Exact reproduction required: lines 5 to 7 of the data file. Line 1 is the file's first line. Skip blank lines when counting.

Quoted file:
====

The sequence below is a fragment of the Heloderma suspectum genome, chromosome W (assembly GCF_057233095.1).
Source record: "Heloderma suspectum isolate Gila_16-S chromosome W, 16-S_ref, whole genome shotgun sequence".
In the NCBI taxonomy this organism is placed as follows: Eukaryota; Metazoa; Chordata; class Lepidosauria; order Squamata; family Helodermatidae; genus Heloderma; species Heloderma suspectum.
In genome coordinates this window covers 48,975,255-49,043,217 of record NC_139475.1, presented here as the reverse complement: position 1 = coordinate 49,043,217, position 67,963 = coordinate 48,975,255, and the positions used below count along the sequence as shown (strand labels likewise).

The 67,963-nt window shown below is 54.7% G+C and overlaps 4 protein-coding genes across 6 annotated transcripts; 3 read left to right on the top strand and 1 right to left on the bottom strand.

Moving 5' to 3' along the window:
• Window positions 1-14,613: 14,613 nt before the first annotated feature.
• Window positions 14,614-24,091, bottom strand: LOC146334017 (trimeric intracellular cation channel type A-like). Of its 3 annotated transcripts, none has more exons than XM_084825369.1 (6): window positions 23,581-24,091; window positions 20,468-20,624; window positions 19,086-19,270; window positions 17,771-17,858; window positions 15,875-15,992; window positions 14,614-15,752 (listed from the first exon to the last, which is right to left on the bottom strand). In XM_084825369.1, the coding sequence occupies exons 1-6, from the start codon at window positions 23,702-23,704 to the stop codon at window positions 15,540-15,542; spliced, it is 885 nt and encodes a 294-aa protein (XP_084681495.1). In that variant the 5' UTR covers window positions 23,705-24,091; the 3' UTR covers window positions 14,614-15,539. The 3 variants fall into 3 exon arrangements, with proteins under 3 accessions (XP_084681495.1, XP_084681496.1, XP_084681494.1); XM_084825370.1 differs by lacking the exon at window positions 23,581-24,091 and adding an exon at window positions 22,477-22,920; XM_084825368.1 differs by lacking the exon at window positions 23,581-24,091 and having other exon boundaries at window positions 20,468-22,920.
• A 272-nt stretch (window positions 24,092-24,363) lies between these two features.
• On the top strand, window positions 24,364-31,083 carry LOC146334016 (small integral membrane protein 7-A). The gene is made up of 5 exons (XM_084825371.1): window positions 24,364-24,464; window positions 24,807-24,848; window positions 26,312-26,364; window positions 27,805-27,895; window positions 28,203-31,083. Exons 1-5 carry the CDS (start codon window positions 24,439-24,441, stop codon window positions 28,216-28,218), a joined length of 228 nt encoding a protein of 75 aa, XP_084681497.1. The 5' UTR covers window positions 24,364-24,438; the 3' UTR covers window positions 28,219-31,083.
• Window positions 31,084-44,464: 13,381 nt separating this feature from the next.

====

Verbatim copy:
The 67,963-nt window shown below is 54.7% G+C and overlaps 4 protein-coding genes across 6 annotated transcripts; 3 read left to right on the top strand and 1 right to left on the bottom strand.

Moving 5' to 3' along the window:
• Window positions 1-14,613: 14,613 nt before the first annotated feature.